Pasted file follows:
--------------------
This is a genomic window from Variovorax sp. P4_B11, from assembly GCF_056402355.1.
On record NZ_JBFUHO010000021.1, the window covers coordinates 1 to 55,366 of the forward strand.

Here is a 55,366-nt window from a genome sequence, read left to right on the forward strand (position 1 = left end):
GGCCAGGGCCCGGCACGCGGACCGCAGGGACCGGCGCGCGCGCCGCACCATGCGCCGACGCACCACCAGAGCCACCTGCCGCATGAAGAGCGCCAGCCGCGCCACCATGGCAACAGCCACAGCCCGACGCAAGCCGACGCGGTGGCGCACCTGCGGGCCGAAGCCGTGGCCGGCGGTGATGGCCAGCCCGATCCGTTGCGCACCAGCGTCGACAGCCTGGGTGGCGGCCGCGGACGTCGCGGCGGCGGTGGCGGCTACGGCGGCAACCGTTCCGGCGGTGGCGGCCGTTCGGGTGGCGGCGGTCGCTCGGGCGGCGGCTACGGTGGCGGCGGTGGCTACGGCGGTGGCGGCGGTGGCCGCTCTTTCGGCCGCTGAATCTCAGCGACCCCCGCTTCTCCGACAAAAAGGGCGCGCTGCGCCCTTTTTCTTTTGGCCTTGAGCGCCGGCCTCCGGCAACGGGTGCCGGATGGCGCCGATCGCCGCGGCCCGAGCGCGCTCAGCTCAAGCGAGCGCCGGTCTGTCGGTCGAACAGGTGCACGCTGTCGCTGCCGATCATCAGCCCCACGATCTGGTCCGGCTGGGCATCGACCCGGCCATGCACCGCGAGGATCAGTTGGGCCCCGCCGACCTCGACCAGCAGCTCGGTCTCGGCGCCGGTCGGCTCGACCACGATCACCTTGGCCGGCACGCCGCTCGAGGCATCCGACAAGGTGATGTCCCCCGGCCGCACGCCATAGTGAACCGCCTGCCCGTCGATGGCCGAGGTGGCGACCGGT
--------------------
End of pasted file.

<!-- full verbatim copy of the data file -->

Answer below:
This is a genomic window from Variovorax sp. P4_B11, from assembly GCF_056402355.1.
On record NZ_JBFUHO010000021.1, the window covers coordinates 1 to 55,366 of the forward strand.

Here is a 55,366-nt window from a genome sequence, read left to right on the forward strand (position 1 = left end):
GGCCAGGGCCCGGCACGCGGACCGCAGGGACCGGCGCGCGCGCCGCACCATGCGCCGACGCACCACCAGAGCCACCTGCCGCATGAAGAGCGCCAGCCGCGCCACCATGGCAACAGCCACAGCCCGACGCAAGCCGACGCGGTGGCGCACCTGCGGGCCGAAGCCGTGGCCGGCGGTGATGGCCAGCCCGATCCGTTGCGCACCAGCGTCGACAGCCTGGGTGGCGGCCGCGGACGTCGCGGCGGCGGTGGCGGCTACGGCGGCAACCGTTCCGGCGGTGGCGGCCGTTCGGGTGGCGGCGGTCGCTCGGGCGGCGGCTACGGTGGCGGCGGTGGCTACGGCGGTGGCGGCGGTGGCCGCTCTTTCGGCCGCTGAATCTCAGCGACCCCCGCTTCTCCGACAAAAAGGGCGCGCTGCGCCCTTTTTCTTTTGGCCTTGAGCGCCGGCCTCCGGCAACGGGTGCCGGATGGCGCCGATCGCCGCGGCCCGAGCGCGCTCAGCTCAAGCGAGCGCCGGTCTGTCGGTCGAACAGGTGCACGCTGTCGCTGCCGATCATCAGCCCCACGATCTGGTCCGGCTGGGCATCGACCCGGCCATGCACCGCGAGGATCAGTTGGGCCCCGCCGACCTCGACCAGCAGCTCGGTCTCGGCGCCGGTCGGCTCGACCACGATCACCTTGGCCGGCACGCCGCTCGAGGCATCCGACAAGGTGATGTCCCCCGGCCGCACGCCATAGTGAACCGCCTGCCCGTCGATGGCCGAGGTGGCGACCGGT